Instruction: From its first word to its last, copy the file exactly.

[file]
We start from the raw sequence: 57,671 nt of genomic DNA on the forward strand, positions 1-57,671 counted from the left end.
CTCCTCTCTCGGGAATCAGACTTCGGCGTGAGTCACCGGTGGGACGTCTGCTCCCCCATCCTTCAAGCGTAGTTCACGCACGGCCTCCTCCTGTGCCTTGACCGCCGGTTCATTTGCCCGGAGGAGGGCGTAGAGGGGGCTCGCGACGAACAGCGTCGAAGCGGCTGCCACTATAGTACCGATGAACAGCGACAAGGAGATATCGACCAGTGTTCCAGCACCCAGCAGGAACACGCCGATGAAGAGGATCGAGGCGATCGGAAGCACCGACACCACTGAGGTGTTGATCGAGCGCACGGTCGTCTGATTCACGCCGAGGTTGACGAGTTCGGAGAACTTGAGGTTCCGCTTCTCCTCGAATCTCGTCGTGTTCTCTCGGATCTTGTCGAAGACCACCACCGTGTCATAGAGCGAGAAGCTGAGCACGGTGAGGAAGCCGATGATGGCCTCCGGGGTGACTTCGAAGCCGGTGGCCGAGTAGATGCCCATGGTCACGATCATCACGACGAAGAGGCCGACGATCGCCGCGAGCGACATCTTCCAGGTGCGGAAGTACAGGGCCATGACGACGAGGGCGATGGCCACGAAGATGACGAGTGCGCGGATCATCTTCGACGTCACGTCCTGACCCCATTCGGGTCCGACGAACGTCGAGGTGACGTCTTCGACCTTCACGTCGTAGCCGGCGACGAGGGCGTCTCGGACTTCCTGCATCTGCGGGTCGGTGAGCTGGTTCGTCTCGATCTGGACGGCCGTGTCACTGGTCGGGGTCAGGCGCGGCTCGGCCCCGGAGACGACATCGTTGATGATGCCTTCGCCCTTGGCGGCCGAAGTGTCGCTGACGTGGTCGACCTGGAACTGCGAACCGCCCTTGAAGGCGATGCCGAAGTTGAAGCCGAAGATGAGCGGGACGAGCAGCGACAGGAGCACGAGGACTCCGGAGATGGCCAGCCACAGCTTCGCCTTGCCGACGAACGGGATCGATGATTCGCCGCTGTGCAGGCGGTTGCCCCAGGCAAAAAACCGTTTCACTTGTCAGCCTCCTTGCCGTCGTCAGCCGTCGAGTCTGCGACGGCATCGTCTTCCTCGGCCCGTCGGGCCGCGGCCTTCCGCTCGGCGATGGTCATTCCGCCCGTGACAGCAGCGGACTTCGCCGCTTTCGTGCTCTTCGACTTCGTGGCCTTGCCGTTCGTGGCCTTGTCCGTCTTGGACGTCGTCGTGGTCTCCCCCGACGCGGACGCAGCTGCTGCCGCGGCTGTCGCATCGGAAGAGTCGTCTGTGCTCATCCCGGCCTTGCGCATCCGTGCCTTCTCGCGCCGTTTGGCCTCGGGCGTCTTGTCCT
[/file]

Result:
We start from the raw sequence: 57,671 nt of genomic DNA on the forward strand, positions 1-57,671 counted from the left end.
CTCCTCTCTCGGGAATCAGACTTCGGCGTGAGTCACCGGTGGGACGTCTGCTCCCCCATCCTTCAAGCGTAGTTCACGCACGGCCTCCTCCTGTGCCTTGACCGCCGGTTCATTTGCCCGGAGGAGGGCGTAGAGGGGGCTCGCGACGAACAGCGTCGAAGCGGCTGCCACTATAGTACCGATGAACAGCGACAAGGAGATATCGACCAGTGTTCCAGCACCCAGCAGGAACACGCCGATGAAGAGGATCGAGGCGATCGGAAGCACCGACACCACTGAGGTGTTGATCGAGCGCACGGTCGTCTGATTCACGCCGAGGTTGACGAGTTCGGAGAACTTGAGGTTCCGCTTCTCCTCGAATCTCGTCGTGTTCTCTCGGATCTTGTCGAAGACCACCACCGTGTCATAGAGCGAGAAGCTGAGCACGGTGAGGAAGCCGATGATGGCCTCCGGGGTGACTTCGAAGCCGGTGGCCGAGTAGATGCCCATGGTCACGATCATCACGACGAAGAGGCCGACGATCGCCGCGAGCGACATCTTCCAGGTGCGGAAGTACAGGGCCATGACGACGAGGGCGATGGCCACGAAGATGACGAGTGCGCGGATCATCTTCGACGTCACGTCCTGACCCCATTCGGGTCCGACGAACGTCGAGGTGACGTCTTCGACCTTCACGTCGTAGCCGGCGACGAGGGCGTCTCGGACTTCCTGCATCTGCGGGTCGGTGAGCTGGTTCGTCTCGATCTGGACGGCCGTGTCACTGGTCGGGGTCAGGCGCGGCTCGGCCCCGGAGACGACATCGTTGATGATGCCTTCGCCCTTGGCGGCCGAAGTGTCGCTGACGTGGTCGACCTGGAACTGCGAACCGCCCTTGAAGGCGATGCCGAAGTTGAAGCCGAAGATGAGCGGGACGAGCAGCGACAGGAGCACGAGGACTCCGGAGATGGCCAGCCACAGCTTCGCCTTGCCGACGAACGGGATCGATGATTCGCCGCTGTGCAGGCGGTTGCCCCAGGCAAAAAACCGTTTCACTTGTCAGCCTCCTTGCCGTCGTCAGCCGTCGAGTCTGCGACGGCATCGTCTTCCTCGGCCCGTCGGGCCGCGGCCTTCCGCTCGGCGATGGTCATTCCGCCCGTGACAGCAGCGGACTTCGCCGCTTTCGTGCTCTTCGACTTCGTGGCCTTGCCGTTCGTGGCCTTGTCCGTCTTGGACGTCGTCGTGGTCTCCCCCGACGCGGACGCAGCTGCTGCCGCGGCTGTCGCATCGGAAGAGTCGTCTGTGCTCATCCCGGCCTTGCGCATCCGTGCCTTCTCGCGCCGTTTGGCCTCGGGCGTCTTGTCCT